With our society’s increasing desire
to live more sustainably, many people are interested in growing
produce with minimal impact on the environment. Plants require soil,
water, and sunshine to thrive. But what if a farmer could save
valuable resources and skip the soil? That is exactly what hydroponic
From the Latin roots “hydro”
meaning water, and “ponos” meaning labor, hydroponics
essentially translates to “laboring with water”. That
is exactly what happens with hydroponic growing. Water is
directly fed to the plant with a nutrient source added to the water.
No soil is necessary, and the amount of water used can be as much or
as little as needed, making this a very environmentally-friendly
option for growing produce.
The environmental benefits of
hydroponic versus field and soil growing are numerous. Field
crops use 10% more water than hydroponically grown ones do.
Hydroponic plants also require less pesticides or herbicides
because the soil that carries weeds and pests is not present. The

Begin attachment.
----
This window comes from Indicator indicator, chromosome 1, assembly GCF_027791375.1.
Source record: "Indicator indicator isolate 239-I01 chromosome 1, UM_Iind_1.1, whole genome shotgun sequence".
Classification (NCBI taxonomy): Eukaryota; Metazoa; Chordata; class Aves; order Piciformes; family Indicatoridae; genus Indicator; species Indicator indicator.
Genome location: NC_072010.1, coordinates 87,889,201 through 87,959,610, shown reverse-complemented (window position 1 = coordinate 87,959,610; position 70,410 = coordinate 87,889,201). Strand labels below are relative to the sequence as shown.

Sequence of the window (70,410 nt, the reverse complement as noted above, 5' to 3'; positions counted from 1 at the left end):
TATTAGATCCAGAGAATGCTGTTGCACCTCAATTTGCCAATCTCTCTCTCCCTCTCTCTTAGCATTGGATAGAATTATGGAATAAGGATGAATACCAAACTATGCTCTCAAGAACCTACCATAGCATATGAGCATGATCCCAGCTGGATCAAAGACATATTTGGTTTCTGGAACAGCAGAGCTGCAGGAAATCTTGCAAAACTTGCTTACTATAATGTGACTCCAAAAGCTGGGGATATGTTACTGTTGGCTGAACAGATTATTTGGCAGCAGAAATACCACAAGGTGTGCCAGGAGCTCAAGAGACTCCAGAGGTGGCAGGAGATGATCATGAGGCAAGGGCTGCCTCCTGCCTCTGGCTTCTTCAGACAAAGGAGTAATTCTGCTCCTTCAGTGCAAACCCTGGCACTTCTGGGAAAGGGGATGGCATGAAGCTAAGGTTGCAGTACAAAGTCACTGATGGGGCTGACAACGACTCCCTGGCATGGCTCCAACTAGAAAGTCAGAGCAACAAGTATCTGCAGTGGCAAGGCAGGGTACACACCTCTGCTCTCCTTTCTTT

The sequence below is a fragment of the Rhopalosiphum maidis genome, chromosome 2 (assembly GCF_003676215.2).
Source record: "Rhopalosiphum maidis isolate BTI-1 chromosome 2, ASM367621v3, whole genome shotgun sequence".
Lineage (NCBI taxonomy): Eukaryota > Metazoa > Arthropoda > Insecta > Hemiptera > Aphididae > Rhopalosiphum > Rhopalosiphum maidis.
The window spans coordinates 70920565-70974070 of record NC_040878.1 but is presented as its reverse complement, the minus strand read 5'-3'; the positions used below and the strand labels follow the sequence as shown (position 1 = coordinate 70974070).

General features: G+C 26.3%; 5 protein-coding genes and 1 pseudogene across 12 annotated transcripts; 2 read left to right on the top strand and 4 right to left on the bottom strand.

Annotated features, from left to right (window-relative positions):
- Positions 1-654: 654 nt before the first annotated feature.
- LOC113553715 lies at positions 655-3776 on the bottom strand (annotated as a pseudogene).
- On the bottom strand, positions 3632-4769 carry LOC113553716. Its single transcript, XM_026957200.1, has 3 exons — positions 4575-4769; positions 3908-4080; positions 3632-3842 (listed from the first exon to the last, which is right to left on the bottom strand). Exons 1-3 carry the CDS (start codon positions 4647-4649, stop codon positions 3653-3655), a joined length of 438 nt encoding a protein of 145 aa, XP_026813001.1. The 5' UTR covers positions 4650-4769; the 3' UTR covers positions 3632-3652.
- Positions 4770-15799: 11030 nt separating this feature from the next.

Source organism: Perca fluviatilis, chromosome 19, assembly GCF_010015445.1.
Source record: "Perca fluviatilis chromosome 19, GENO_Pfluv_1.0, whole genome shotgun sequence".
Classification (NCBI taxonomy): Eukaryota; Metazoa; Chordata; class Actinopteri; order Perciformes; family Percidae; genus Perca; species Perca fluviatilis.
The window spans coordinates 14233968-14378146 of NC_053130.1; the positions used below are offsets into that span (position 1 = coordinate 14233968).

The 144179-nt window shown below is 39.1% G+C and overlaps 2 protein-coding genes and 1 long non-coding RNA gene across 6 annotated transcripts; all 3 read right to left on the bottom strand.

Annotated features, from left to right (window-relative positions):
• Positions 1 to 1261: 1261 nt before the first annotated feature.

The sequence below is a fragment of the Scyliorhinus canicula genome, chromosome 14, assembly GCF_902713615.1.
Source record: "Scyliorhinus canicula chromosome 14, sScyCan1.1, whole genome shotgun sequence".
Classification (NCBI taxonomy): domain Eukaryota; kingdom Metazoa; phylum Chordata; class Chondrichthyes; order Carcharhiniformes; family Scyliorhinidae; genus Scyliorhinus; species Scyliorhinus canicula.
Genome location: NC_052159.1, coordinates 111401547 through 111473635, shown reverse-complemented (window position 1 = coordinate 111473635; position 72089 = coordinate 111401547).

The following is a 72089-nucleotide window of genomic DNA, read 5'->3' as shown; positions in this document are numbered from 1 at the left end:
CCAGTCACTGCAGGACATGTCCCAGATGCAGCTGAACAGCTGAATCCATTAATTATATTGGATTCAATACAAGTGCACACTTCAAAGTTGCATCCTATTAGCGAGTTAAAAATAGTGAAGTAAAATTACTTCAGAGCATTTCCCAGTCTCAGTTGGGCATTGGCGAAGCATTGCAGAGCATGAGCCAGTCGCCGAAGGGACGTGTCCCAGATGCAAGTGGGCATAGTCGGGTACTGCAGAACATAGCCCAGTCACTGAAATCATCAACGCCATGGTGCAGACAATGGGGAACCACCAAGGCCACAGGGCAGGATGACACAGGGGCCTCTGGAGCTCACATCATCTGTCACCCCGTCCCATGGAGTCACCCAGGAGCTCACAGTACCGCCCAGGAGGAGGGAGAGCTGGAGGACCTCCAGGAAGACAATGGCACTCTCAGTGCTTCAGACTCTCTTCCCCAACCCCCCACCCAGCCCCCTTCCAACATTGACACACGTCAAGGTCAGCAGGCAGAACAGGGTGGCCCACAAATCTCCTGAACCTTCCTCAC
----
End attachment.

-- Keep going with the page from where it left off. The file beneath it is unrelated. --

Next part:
space needed to grow plants is vastly reduced, saving valuable green
There are several different ways to
grow plants hydroponically. The easiest
way is known as the reservoir method, also known as the lettuce
raft method or “deepwater culture” (DWC). This method
involves a large tub at least 1-foot deep that is filled with water.
The “raft” (usually a Styrofoam layer) sits atop the water and
has holes in it which contain Net-Pots
that house the nutrient solution for the plants. An aerator
is needed to make sure the nutrient filled water is sufficiently
oxygenated and the roots are healthy.
Another popular method of hydroponic
growing is the wick
method. It is similar to the reservoir method because the plants
rest atop a large reservoir, but the roots do not touch the water
like they do in the reservoir method. Nutrients are carried to the
plant through a wick system, such as a rope.
A third way to grow hydroponically is
called the “ebb
and flow” or “flood and drain” method, in which the tray of
plants sits atop a reservoir that is connected to a nutrient-filled
water reservoir below and connected by pumps that periodically
“flood” the reservoir above with water. The reservoir above will
then drain back into the reservoir below, letting the plant roots
rest for a little before the cycle starts again. This method can
cause algae to grow, so it needs to be carefully monitored.
This YouTube video shows a hydroponic
greenhouse in action: https://www.youtube.com/watch?v=6kUm_I7bLYw
factor of hydroponics cannot be denied – it appears futuristic and
it is taking the world by storm. From appearances at local farmers
markets, to becoming a part of the food
delivery service industry, hydroponic growing is becoming more
and more popular. For all you know, your salad you are eating
tonight might have been grown by hydroponics!